2. WHAT?! You didn't like it?! You're totally crazy?! (I'm sooo kidding.) It's nice to see a well-reasoned dissenting vote once in awhile. I actually really liked Death's voice, as well as the story's moral about the power of words. But I definitely do not begrudge someone else their well-argued opinion. Nicely done.

  3. I have this book on my shelf and kinda want to read it, but kinda also wanna leave it on my shelf for another five or six or ten years. it's one of those books where everyone raved and hooted and hollered and that makes my palms sweat. What if I'm only bleh and people throw rotten fruits my way. Plus, I have to admit, and maybe it's a generational thing or maybe it's because my grandma was in germany during ww2 but I am so over the topic. Does that make me a bad person? Let's hope not.

  4. I also really liked Death as the narrator. I like unusual narrators or authorial devices that add layers of narration upon a story. So, Death worked for me. I actually looked forward to his interruptions. lol. But to each his own!

  5. I get your point about Death being annoying and slightly "gimmicky," but he grew on me after I got settled into the world of Himmel Street. Like you, I ended up caring a lot for the characters, and--I'm ashamed to say--the last chapter reduced me into a quivering mass of tears.

  6. Hi Melody,
    My book club read this one a couple years ago. It remains one of our favorites, but your 'reservations' are some of the things we all noted about it as well. We all admired the "guts" it must've taken for the author to have Death as the narrator of his story, and one of our more astute readers commented about how he couldn't believe Death would keep giving away what would happen later and - even more so - how he didn't get bothered by that fact. I guess our consensus was kind of closer to what L.L. Described above - the quirkiness that initially irritated us ended up being one of the things we all liked about the book.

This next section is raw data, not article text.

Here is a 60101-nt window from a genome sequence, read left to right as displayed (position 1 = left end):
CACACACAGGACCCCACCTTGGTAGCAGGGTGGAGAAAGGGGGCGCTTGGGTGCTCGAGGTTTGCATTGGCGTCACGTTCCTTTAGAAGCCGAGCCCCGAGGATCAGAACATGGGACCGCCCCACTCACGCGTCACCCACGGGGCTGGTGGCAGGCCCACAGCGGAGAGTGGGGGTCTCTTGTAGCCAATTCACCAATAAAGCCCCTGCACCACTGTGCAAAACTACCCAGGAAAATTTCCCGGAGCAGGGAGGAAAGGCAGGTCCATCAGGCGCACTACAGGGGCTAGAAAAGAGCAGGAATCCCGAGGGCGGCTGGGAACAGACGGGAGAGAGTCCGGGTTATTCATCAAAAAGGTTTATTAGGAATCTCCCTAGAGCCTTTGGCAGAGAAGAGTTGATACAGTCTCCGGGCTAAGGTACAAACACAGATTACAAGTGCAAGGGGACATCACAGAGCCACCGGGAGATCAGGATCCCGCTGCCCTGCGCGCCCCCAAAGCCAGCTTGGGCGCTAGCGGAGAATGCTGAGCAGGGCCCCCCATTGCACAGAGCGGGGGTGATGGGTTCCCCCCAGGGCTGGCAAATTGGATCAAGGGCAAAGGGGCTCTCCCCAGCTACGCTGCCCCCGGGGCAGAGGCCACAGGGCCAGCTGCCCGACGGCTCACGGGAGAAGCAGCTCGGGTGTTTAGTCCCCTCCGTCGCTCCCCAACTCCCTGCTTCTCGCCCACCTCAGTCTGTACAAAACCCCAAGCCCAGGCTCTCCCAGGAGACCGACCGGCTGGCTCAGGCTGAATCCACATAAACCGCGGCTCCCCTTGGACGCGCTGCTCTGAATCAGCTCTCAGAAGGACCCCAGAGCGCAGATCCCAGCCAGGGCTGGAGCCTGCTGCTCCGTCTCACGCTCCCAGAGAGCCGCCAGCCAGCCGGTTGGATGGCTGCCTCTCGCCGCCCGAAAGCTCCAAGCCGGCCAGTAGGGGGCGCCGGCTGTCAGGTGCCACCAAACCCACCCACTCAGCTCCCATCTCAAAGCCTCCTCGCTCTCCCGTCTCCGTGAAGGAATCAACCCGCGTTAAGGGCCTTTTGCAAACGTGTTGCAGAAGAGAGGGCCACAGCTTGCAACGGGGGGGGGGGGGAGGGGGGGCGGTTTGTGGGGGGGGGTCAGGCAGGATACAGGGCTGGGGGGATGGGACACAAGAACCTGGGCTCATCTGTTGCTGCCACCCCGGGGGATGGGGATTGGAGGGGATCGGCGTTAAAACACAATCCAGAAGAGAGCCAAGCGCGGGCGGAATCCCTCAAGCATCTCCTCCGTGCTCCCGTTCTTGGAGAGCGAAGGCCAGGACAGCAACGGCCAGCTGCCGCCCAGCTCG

7. L.L.--Death's voice did become less irritating as the book went on, but even so I kind of snorted/guffawed at Death's last line. I just wasn't sold on the voice.

    Greg--thanks for the laugh, that was fabulous! I'm glad we can all agree to disagree. :)

    Christina--I tend to shy away from overpopular books too...I usually don't like them like other people do and then I have to guard myself against those rotten fruits. I have to say that this isn't your typical WWII book though. It's more about Hitler/the power of words as opposed to the Holocaust/atrocities.

  8. Chelle--I think that's what it boils down to for me. I'm a pretty harsh judge on the authenticity of unusual narrative voices, I guess. I find it hard to cut the author some slack in that area for some reason.

    Darlyn--The characters were pretty wonderful. If it hadn't been for Death saying silly things I might have reacted the same way as you. :)

    Jay--I wish that the quirkiness had grown on me. Perhaps I would have liked it more if I'd been able to read it without the hype the surrounds it. I kept seeing the USA Today quote on the cover "The Book Thief deserves a place on the same shelf with Diary of a Young Girl by Anne Frank" and I kept disagreeing--it would have to be an incredibly freaking astounding book for it to live up to that praise in my mind. Maybe I can turn back time, cut that quote off the cover, and get do-overs??


I'd love to hear what you have to say, leave a comment!